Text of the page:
In our post-Covid world, many companies are migrating back to the workplace and evaluating what the modern workplace should look like. During the pandemic, over 23 million us households adopted new pets. Many of those adoptees were employees who worked at home during the pandemic. Those who already had pets grew even closer to them.
Businesses such as indoor dog parks, dog friendly bars and eateries have been sprouting up for years but the demand is higher than ever. Our social fabric is enhanced by our dogs in a very meaningful way and many young families are choosing to humanize their pups rather than have children of their own. Americans spent $123 billion on their pets in 2021 which is an increase of 13% over 2020 with over 114 million us households owning a dog or cat. For those of you doing napkin math right now, that is nearly $1100 per household on pet expenses per year and that trend is only increasing.
In an attempt to attract and retain employees, employers are doing what they can to create workplaces that are conducive to the modern workforce. Many employers are seeking to encourage their teams to return to the office at least a few days a week and quickly realizing that allowing well behaved pets is key to making their team feel at home.
Dogs in the workplace?
Well behaved dogs in the workplace encourage interaction between employees and decrease overall stress. This isn’t limited to the employee who brought their canine companion. The entire workplace benefits from the
This isn’t just conjecture, a 2017 study from the Central Michigan University showed that the presence of a dog in the workplace elevated positive effects on mood and dyadic interaction. The presence of a dog proved to elevated positive emotions which in turn promoted prosocial behavior. Work still needs to occur in the workplace so it is key that only well behaved dogs are allowed as workplace companions. Too many distractions will quickly remove many of the benefits that workplace pets provide.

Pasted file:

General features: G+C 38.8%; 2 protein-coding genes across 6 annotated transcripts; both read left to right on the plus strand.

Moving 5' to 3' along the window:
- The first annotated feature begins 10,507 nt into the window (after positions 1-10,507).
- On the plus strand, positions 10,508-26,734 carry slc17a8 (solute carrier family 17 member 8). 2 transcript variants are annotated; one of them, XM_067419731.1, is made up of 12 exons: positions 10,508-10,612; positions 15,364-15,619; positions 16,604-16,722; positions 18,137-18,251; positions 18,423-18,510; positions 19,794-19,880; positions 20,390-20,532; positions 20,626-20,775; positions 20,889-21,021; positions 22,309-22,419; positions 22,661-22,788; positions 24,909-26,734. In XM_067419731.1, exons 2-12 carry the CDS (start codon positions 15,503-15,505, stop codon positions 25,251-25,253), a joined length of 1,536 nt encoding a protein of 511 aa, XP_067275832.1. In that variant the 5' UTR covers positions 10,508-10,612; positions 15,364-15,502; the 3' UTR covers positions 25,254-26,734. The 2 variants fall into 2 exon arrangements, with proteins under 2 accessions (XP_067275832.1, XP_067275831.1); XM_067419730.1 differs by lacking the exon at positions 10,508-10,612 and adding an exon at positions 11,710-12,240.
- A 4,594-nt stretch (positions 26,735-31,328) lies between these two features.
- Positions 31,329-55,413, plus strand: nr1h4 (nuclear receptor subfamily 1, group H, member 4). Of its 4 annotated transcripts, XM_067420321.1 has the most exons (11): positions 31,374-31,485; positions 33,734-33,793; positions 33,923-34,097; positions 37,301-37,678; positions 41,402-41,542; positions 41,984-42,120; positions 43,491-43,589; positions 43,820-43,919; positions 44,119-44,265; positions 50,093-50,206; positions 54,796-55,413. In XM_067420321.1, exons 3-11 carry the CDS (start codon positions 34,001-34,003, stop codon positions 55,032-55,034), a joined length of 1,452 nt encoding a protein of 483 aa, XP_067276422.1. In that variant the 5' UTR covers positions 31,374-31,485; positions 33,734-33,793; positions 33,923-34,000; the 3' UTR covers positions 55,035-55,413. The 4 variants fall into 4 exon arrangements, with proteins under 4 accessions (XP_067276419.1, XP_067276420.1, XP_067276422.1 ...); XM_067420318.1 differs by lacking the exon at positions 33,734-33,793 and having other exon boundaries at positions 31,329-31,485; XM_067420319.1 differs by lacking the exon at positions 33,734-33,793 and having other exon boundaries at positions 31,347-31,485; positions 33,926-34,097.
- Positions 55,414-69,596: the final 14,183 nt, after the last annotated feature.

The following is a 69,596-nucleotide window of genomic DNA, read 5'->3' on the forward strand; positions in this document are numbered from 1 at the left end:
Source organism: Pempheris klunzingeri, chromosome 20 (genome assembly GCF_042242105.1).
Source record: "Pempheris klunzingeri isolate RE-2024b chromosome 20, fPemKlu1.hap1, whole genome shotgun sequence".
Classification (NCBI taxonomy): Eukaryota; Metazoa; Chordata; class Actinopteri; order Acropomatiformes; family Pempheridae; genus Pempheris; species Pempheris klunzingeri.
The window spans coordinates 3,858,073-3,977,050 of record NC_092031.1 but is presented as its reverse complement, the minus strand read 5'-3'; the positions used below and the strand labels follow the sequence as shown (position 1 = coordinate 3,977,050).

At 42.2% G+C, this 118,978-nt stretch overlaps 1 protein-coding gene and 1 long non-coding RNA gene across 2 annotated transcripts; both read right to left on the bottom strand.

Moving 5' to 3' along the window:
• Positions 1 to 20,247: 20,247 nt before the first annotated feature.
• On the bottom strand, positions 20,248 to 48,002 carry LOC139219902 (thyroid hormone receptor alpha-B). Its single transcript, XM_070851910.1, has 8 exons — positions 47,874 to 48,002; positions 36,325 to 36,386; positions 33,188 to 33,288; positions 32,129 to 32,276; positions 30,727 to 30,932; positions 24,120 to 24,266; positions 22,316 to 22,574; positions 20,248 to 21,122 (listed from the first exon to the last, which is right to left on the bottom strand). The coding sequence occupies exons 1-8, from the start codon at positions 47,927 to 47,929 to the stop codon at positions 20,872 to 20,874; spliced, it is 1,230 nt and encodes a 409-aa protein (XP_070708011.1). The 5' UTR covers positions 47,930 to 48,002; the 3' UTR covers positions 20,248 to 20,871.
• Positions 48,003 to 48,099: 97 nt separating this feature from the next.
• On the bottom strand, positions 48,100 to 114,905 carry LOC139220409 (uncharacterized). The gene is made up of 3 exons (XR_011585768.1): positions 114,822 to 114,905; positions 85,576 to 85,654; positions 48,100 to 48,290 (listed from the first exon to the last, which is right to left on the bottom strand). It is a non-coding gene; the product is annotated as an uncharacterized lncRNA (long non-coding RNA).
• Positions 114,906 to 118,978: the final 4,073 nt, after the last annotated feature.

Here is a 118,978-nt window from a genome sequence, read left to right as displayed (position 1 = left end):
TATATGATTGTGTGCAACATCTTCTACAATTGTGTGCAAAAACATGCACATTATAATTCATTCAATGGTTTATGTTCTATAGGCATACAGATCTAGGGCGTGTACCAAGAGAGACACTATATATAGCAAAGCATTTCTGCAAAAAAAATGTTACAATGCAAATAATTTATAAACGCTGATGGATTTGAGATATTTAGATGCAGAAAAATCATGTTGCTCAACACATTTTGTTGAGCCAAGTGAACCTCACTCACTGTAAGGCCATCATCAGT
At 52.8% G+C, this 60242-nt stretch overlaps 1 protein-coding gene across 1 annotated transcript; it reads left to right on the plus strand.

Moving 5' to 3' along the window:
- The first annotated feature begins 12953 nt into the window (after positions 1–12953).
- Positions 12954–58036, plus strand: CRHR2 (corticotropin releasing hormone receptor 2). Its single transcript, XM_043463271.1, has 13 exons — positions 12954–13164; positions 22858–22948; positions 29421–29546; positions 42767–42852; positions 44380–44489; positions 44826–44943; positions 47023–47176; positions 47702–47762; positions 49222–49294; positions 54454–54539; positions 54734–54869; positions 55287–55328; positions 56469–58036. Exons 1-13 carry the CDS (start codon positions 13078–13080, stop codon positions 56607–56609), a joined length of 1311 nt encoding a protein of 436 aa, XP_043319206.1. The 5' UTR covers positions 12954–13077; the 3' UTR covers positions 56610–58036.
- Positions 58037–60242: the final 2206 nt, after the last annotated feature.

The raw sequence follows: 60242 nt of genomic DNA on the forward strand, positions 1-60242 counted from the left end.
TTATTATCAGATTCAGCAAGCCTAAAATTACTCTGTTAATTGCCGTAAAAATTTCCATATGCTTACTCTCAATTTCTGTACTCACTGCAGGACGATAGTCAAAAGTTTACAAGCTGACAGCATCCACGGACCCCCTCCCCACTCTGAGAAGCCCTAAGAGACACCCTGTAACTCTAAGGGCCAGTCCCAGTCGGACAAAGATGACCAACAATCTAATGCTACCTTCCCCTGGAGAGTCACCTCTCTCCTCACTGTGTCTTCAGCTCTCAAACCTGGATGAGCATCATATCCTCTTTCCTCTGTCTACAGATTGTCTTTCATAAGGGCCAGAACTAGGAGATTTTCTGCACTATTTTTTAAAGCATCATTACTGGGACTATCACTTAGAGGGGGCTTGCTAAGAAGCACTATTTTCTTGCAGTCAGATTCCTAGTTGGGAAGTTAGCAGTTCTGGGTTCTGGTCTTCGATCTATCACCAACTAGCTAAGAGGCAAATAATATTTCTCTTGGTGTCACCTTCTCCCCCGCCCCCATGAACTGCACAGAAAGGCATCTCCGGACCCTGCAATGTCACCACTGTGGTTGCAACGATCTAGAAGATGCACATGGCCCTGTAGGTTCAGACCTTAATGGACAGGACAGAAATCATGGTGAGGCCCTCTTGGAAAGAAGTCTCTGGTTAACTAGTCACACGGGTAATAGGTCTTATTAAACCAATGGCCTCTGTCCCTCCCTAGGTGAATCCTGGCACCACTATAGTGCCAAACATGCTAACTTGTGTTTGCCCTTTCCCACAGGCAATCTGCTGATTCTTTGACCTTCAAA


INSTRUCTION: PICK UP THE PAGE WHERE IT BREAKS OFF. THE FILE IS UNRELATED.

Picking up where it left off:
As you develop your pet policy, remember that not everyone has a dog. Encourage interaction so that those who don’t have dogs feel included by this new policy. As you develop a pet policy you might also want to encourage your staff to adopt, foster and volunteer for animal support organizations in your community. Some companies even have policies to pay their employees for their volunteer days. Some organizations are in dire need of financial help. You can donate directly to the Barx Parx Foundation or you can ask for recommendations. We are equally happy to accept and redirect your donation or assist you in finding the reputable organizations that need it most.
How do I get started?
So you are an employer and you’ve decided that you want your workplace to be dog friendly. The first step is to talk to your employees and gauge their interest. The last thing you want to do is encourage dogs in the workplace only to find out that 90% of your staff are cat lovers. Once you’ve determined that a good amount of your staff is interested in a dog friendly workplace and nobody has any serious objections such as severe allergies or strong feelings against dogs in the workplace. You may consider doing an anonymous survey to get candid responses from your team.
Create a pet workplace policy
As with everything in your workplace, it is important to set guidelines and expectations. Below are a few examples.
- At least 3 months of age.
- Up to date on vaccinations required by state law.
- Free of any communicable infections or any parasites such as fleas.
- Clean and well groomed.
- Obedient, well-socialized and with no history of biting, excessive barking, chasing or aggressive/reactive behavior.
- Microchipped, to help locate and return them in case they run away while visiting.
- Covered under their owner’s homeowners/renters insurance policy, which must cover dog bites.
- Does your role allow you to constantly supervise your dog?
- Is there a safe place for your dog to rest, like a pillow or bed?
- Does your dog get bored easily? If so, do you have toys that will entertain your dog at work?
- Can your dog sit politely for greetings?
- Is there a convenient place for your dog to take bathroom breaks?
- You are 100% responsible for your pet’s behavior while at work.
- Be respectful of other employees, if in doubt ask your coworkers how your dog’s behavior is.
- Make arrangements for a colleague to watch your dog if you must step away to greet clients, meetings or to use the restroom or lunch room.
- Be prepared to take your pet home if he or she becomes a distraction or nuisance to those around you.
The below infographic may be a good resource to share with your team as you discuss the benefits of a pet friendly workplace.